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Advancing a Thumpr for bottom end torque

Discussion in 'COMP Cams Support Forum' started by mlake01, May 20, 2018.

  1. mlake01

    mlake01 New Member

    Joined:
    May 5, 2016
    Hi - my question is about advancing a Thumpr cam for a bit more low-end torque. I've searched the forum a bit, but haven't been able to find any clear direction on the subject other than to put the cam in straight up and that it has about 4deg of advance ground into it.

    Background info - I am running a 429 Ford in a 3,200 lb pro street truck with a 2,500 rpm stall, 3:27 gears, and pretty short rear tires - it turns about 3,000 rpm at 65mph. The engine is built as follows: DOVE heads, 3 angle valve job, 9.4:1 compression, 2" shorty headers to a full 3" dual system, CL34-600-9 Thumpr cam (hydraulic roller) that was degreed in perfectly straight up, Magnum roller tip rockers, CCA-7122 timing set, port-matched Edelbrock Victor intake, Edelbrock 1411 750cfm carb, ignition timing set to 24deg initial, 12deg mechanical all-in at 2500rpm, ported vacuum advance.

    I'm pretty happy with the way it runs, but to be perfectly honest, I feel like I probably over-cammed the engine and/or the intake is for way too high of an rpm range. I lost a significant amount of idle-to-2500rpm punch compared to the way it was previously (Performer cam and manifold). I can accept this - it's my fault for getting hooked on that awesome Thumpr idle sound - I love that part!

    I am already planning to go back to a shorter dual-plane manifold (Weiand Stealth), but I am curious about advancing the cam from the straight-up position. I have done this with other more mild grinds and flat-tappet cams, but am wondering about your thoughts on this application. Would it help my cause a bit to advance this cam a few degrees? If so, how much would you recommend?

    This is a primarily street-driven vehicle that might see the strip once a year, and rarely turns beyond 4,500 to 5,000 rpm. I'm looking to get that giggle factor back that I had previously when I could easily do giant smoky burnouts and drift corners in the 2000 to 3500 rpm range.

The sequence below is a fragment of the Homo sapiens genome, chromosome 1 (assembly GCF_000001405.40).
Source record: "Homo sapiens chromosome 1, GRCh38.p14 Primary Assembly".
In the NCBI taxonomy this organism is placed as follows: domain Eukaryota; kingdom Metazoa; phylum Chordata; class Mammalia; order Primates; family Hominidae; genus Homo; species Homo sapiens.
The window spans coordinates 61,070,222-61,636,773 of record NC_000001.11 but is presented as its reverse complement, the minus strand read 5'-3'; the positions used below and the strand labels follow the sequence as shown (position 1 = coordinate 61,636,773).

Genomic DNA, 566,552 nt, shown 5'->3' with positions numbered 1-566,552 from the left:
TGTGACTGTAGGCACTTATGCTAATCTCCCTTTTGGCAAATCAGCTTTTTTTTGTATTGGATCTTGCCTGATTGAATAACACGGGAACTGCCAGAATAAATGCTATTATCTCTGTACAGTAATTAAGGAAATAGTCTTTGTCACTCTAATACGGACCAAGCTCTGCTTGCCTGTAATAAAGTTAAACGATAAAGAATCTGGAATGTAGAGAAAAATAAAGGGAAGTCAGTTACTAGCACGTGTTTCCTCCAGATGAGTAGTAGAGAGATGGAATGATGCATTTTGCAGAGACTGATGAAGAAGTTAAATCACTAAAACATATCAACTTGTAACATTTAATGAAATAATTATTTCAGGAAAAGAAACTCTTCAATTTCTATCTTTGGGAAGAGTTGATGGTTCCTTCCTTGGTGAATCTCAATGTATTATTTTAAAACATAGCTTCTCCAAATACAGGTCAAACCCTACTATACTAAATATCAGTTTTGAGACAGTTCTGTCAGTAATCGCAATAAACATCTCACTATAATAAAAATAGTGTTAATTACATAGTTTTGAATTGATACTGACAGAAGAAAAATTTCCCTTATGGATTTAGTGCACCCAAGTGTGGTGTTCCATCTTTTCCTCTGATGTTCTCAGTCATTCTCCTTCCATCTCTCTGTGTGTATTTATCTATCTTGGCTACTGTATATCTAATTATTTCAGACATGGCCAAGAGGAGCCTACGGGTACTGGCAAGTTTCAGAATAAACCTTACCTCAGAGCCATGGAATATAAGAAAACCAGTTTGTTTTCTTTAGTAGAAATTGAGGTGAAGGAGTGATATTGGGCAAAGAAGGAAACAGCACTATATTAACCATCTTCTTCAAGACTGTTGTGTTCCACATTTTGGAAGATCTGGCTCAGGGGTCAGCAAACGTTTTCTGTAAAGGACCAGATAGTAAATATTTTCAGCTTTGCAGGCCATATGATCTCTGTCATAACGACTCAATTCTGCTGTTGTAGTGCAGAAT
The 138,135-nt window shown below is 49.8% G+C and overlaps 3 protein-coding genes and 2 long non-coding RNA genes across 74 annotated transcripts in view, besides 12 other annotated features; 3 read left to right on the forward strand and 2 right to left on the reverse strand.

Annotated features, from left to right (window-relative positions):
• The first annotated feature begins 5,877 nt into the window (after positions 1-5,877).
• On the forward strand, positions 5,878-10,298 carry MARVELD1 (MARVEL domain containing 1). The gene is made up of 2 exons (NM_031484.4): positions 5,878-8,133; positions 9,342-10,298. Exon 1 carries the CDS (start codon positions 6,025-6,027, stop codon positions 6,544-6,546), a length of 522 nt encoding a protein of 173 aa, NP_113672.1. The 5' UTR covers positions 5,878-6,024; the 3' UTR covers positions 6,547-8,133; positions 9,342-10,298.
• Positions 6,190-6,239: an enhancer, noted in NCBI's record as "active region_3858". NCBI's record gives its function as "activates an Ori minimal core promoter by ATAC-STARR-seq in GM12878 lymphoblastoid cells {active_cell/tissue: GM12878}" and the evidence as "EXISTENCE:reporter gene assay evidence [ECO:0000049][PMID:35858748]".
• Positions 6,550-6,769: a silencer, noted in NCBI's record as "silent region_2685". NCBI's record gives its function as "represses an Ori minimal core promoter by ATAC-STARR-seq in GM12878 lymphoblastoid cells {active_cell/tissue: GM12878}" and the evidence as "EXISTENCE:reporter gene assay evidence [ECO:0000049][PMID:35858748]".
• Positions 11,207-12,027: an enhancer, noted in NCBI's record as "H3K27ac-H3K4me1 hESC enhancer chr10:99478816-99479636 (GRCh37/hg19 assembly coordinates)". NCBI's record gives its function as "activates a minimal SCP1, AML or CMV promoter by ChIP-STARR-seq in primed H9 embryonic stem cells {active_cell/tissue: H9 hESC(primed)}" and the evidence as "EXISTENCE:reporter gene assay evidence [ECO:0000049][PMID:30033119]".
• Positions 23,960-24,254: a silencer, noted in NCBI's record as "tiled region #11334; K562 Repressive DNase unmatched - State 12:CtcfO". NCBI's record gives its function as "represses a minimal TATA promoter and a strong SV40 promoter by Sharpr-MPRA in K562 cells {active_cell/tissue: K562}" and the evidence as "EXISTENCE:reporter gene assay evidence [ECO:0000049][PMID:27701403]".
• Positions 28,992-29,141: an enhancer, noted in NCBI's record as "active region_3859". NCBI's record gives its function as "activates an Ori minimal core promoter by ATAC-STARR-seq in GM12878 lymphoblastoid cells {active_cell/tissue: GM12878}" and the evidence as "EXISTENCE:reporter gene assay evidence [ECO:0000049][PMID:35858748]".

Thank you in advance!!
    -Mike
     
  2. mlake01

    mlake01 New Member

    Joined:
    May 5, 2016
    Thanks for the reply and information - I appreciate it! I will leave the cam in straight-up and work on curving my distributor a little more in the direction you suggest. It idles with about 8" of vacuum, which I thought was fairly good for a cam with this much duration. I'm also putting a Weiand Stealth intake back on (1,000-5,800 rpm range vs. the 3,500-8,500 range of my Victor).

    I believe your camshaft recommendation, but I'm curious for the future - how would I know which is best when making the decision to purchase? My Thumpr (CL34-600-9) is advertised as having an operating range of 1,900-5,600 rpm, and the Extreme Energy you mention (CCA-34-432-9) has a range of 2,200-5,800 rpm. I had selected the Thumpr because it had one of the lowest rpm ranges of the semi-aggressive roller grinds that Comp offers. Should I be looking at duration, lobe separation, or something else?

    Thanks again,
    -Mike
     
  3. mlake01

    mlake01 New Member

    Joined:
    May 5, 2016
    Thank you for the advice! I’ll do some more tuning and let you know how it goes.

    Thanks,
    -Mike
     
  4. mlake01

    mlake01 New Member

    Joined:
    May 5, 2016
    Still tinkering with it, but it's running better all the time. I bumped the idle a little bit to around 900, and have been tuning the carb some. Changed the step-up springs to better match the lower vacuum signal, richened it up a bit in cruise mode, and leaned it a touch at idle. I run a wide-band sensor and AFR meter so it's easy to see where things are at different transition points.

    All the plugs are side gapped at .035", clocked to face the intake valves, and the ceramics look really good. I'm running a Pertronix Flamethrower 3 ignition system. There are no signs or sounds of detonation, and this engine still really likes a lot of initial advance. Backing it off to 16 deg or so initial kills the idle vacuum and makes it a bit more doggy right off idle. Bumping it back up into the 22 deg range or so pretty much fixes that.

    I was going to put a Weiand Stealth dual plane manifold on next, but your comment about TBI got me thinking about something I've wanted to do for a long time anyway... This weekend I will install an FiTech 600hp self-tuning EFI setup on the Victor! It's only money, right? I'd like to run this for awhile and assess the impact on drivability just from TBI, and then possibly try the dual plane manifold with it as well.

    I'm curious about the single plane vs. dual plane characteristics with TBI as opposed to a carb. It seems like they would be the same, assuming AFR is constant? My assumption is runner volume between the throttle plates and the intake valves affect low rpm cylinder filling efficiency, so the smaller dual plane manifold should show improvements at low rpm regardless of how the fuel is being added to the intake charge?

    Thanks,
    Mike
     

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